He will better be able to answer you if he understands what you want. What you want is something a little amorphous that yet requires great precision in its description: You want to know how to dream about the future.
Put it this way: You’re a mother. Mothers dream about the future, about family and what their kids will do. Your son appears in your dreams about the future. But you do not know how to dress him, what occupation to give him, whether to make him married, single, divorced, living with somebody, what. Likewise, sons also dream about the future. They do not want to deceive their mothers. But neither do they wish to be labeled. I’m sure your son would like to give you some reliable sign of what he envisions for himself, as long as he can do it without being misunderstood or pigeonholed.
So I think you absolutely should talk to him about what kind of life he wants to have for himself. I could imagine something like this:
“You know, ‘Kent,’ I’m a mom, and naturally I think a lot about my kids and the future and our relationships and the things that stand between us and greater understanding, and I’ve been wondering for a long time now about some of the things we pretend to be when we’re really not, so I’m just going to ask you point blank: Are you really named ‘Kent’”?
To which he may reply, “No, Mom, my name is not ‘Kent’! That’s the name you gave that advice columnist, asking him if I’m gay!” [LAUGHTER]
OK, so much for sitcom dialogue. I can’t put words in your mouth, but I can suggest a general outline for the kind of conversation that will help you. You need, first of all, the proper setting. For instance, a long drive is a great place, because he can’t get out of the car to get a soda or change the channel on the television. Dinner in a private place, or a long walk are also good settings.
I would indeed tell him that you are wondering what the future will hold for him. I would say that there are a lot of choices one can make in life, and that it’s vital to be true to oneself when one makes those choices. (Each choice is a blow of the sculptor’s chisel — is that too corny?) Tell him that you sense he is building a very accomplished and admirable life, that you see it in every decision he makes. But tell him that you want to get a better sense of where he is going with this life of his. I would stress that your deepest wish is that he make his decisions in accord with his truest self.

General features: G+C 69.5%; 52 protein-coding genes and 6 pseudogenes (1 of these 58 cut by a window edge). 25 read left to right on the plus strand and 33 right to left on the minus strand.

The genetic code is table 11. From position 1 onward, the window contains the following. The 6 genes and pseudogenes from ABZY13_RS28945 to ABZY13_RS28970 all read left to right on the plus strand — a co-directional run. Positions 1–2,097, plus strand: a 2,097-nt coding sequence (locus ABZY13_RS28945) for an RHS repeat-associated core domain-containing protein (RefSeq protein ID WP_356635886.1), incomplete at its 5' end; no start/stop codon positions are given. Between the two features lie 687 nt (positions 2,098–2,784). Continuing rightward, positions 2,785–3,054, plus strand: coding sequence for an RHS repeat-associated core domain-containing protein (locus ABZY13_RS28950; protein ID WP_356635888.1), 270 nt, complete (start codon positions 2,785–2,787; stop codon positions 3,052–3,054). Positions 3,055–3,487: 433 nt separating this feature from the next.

You might also say that the whole question of whether one is to marry and have children or not marry, or whether one even wants to have sexual relations with women or with men, is something that often evolves over a great deal of time, and that one need not place oneself in a box at the age of 20 and say, “This is what I am.” One’s identity can be more fluid than that. It can evolve. But tell him that you’ve noticed that he hasn’t had any serious girlfriends and you wonder if that means anything. One simply wants to know how to think about another’s life, where it is heading, what the choices are, what the possibilities are. What kind of future does he envision? Is it a future with a romantic partner? Is it a future with a man or a woman? Are there kids in that future?
I would not insist that he declare himself in any final way. But if he balks at discussing the future at all with you, there I would press him. I would not say that’s OK, we don’t have to talk about the future. You do have to talk about the future. Having achieved much already, he obviously thinks about the future; he thinks about rewards and consequences. He’s not some slacker dude who lives in the moment. If he resists discussing the future with you, he may be frightened. If you sense this, I would not let him veer away from it merely because he is frightened. This is where you can actually do some good; you can lend him some adult strength. This is where some pressure could be helpful. If indeed he has a secret to entrust to you, this is your chance to accept it. Don’t let the opportunity slide by. Resist the impulse to take off the pressure. Let it be an uncomfortable moment. Remain silent and let him speak if he wishes to. Do not interrupt him. Hear him out.
I have had letters from young men who have not yet gotten involved with women because of various things — religious fears, fears of disease, shyness, ignorance about courtship, performance fears, trauma because of one bad experience. What these young men had in common was fear of some sort. The fact that he hasn’t had a long-term girlfriend yet doesn’t mean he’s gay. We don’t know what it means. But I think you are right to try to help him talk about something that he may feel he’s going through alone.
The trick is to give him enough room to talk — and, as I said, to apply gentle pressure if he becomes afraid to speak.